Connection Between Biological Aging and Cognitive Impairment

By studying exercise and caloric restriction, can we identify new treatments for age-related cognitive impairment?

Older father and son walking together

Biological aging—the decline in tissue and organ function as people age—is the greatest risk factor for most chronic diseases, including frailty and dementia. Although biological aging is inevitable, a Duke geriatrician says there is variability in its rate and consequences and is working to further define how biological aging contributes to cognitive impairment.

Understanding how certain interventions slow down biological aging and how they work on a molecular level could lead to new drugs that mimic those effects.

“We know there are some interventions that affect biological aging, such as regular physical exercise and caloric restriction, which improve a person’s health span and may reduce the risk of multiple diseases, including Alzheimer’s disease and related dementias (ADRDs),” says Daniel C. Parker, MD, a geriatric medicine specialist and internal medicine physician.

Parker says his research into biological aging is focused on two areas: aging of the immune system and age-related changes in metabolism.

Aging of the Immune System

Aging of the immune system is characterized by a low-level, chronic pro-inflammatory state with increased concentrations of circulating pro-inflammatory mediators, says Parker. “This state can lead to impaired tissue remodeling and inflammation in brain tissue that contributes to the processes underlying ADRD,” he explains, “and is evidenced by older adults’ increased susceptibility to infections such as COVID-19 and pneumonia, as well as their weaker responses to vaccinations.” Chronic inflammation also contributes to muscle and bone loss, which can lead to osteoporosis and frailty and may also contribute to age-related cognitive impairment and ADRD.

Metabolic Factors of Aging

Parker explains that as people age, they often become less active and more sedentary, which can lead to metabolic changes including greater insulin resistance, diabetes, and impaired utilization of different energy sources like fatty acids. “There’s a lot of evidence that in addition to immune system aging, these metabolic changes contribute to a greater risk for dementia and ADRD,” he says. “There is evidence that older adults who maintain a healthy body weight, are physically active, and have more muscle mass have a decreased risk for dementia later in life.”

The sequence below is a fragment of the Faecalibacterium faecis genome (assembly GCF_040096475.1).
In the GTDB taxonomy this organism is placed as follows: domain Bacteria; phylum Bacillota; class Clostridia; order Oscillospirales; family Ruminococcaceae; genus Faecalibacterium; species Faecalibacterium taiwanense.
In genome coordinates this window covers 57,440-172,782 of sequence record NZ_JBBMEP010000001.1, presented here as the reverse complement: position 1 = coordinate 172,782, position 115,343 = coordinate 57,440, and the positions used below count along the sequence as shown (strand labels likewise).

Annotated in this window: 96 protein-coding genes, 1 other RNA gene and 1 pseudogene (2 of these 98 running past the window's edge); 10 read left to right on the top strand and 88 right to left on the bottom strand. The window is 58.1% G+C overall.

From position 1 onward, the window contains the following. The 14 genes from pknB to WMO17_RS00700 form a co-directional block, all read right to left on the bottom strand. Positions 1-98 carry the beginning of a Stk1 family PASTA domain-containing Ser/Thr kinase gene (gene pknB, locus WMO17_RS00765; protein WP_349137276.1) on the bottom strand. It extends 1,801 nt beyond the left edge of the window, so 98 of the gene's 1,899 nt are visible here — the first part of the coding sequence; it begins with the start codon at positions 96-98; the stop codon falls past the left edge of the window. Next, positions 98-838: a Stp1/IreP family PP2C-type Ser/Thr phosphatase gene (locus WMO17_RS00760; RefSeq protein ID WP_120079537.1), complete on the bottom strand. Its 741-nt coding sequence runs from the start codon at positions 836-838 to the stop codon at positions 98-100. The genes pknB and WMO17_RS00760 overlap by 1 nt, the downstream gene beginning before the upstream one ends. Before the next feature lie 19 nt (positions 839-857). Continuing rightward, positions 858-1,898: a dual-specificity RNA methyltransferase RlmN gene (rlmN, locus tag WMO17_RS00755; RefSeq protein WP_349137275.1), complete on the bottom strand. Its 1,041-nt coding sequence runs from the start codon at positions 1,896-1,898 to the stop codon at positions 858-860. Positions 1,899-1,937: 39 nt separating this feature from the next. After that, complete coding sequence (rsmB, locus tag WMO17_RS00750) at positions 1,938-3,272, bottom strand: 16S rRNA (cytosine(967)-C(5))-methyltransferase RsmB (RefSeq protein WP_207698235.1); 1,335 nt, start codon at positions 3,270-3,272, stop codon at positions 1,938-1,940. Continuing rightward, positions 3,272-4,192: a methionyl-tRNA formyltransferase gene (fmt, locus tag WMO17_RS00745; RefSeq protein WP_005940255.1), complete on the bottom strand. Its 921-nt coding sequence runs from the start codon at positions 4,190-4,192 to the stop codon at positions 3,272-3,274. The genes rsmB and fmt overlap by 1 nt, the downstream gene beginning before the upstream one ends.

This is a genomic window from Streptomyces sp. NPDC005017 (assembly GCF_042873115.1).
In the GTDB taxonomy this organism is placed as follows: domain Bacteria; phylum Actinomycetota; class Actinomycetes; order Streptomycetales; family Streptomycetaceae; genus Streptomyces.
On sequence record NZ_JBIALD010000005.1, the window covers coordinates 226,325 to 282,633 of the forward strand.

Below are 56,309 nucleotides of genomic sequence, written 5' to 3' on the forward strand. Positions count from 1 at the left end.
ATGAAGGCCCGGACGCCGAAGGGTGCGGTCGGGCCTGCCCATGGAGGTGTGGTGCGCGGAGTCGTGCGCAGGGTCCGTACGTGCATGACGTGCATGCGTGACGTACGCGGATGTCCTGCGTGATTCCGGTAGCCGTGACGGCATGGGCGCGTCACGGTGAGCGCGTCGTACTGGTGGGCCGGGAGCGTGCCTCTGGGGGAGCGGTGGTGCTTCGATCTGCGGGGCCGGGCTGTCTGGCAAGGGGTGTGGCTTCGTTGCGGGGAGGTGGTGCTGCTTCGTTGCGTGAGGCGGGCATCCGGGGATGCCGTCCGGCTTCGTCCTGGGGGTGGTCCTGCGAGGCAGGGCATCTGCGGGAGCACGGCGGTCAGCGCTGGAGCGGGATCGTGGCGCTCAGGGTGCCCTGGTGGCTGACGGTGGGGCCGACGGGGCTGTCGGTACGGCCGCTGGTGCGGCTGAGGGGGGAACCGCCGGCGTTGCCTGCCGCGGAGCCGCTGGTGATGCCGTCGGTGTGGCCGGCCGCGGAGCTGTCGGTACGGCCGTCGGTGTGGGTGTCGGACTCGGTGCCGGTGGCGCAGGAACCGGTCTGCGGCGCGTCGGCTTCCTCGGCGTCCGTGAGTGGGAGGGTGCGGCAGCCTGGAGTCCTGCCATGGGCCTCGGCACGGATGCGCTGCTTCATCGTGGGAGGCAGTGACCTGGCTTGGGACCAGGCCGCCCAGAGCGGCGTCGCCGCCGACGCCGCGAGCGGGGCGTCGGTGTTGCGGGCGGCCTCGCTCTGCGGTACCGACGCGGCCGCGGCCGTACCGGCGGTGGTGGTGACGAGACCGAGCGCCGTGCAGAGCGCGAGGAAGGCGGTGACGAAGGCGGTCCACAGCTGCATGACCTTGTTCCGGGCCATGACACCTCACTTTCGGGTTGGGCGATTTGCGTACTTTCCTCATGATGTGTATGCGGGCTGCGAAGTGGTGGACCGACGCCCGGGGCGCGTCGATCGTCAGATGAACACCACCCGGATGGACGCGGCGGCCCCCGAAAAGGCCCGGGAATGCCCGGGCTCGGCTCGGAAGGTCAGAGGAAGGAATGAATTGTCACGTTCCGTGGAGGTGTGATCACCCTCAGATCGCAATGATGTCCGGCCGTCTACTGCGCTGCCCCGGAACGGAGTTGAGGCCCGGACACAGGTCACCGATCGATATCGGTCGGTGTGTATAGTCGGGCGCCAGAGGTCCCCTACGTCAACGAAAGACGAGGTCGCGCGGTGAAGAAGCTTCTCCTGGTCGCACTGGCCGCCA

In upcoming studies, Parker hopes to identify whether exercise and caloric restriction interventions affect biomarkers of neurodegeneration and ADRD and if these improvements are due to favorable immune and metabolic changes. “If we know that exercise and caloric restriction beneficially affect biomarkers of neurodegeneration, and we’re able to identify the molecular pathways responsible for this benefit, then we can look at ways to mimic these interventions with drugs so that people may not need to make substantial lifestyle changes,” he says.

Parker has these specific recommendations from his own practice for clinicians with patients who have memory impairment or concerns about ADRDs:

  1. Tell patients it’s never too late to start making lifestyle changes, including maintaining healthy blood pressure, adopting a healthy diet, and exercising regularly.
  2. Give patients an “exercise prescription” that details exactly what to do, how much to do, and when to do it.
  3. Recommend diets that feature whole grains, fruits, leafy green vegetables, and poultry and fish instead of red meat, such as the Mediterranean and DASH diets, or the MIND diet, which is a hybrid of both.
  4. Reinforce and revisit these recommendations and patients’ progress during each appointment.

“I tell my patients that a healthy diet and exercise are good for the body and the brain, and evidence shows they may delay changes in cognition that lead to dementia. Most of my patients respond well to these recommendations, particularly when I frame it in terms of how these lifestyle changes can reduce the likelihood of losing their independence,” says Parker.

“We may not have a cure for cognitive impairment, but there are ways we can help our patients’ brains be stronger and more resilient to the changes that occur with ADRD,” he adds.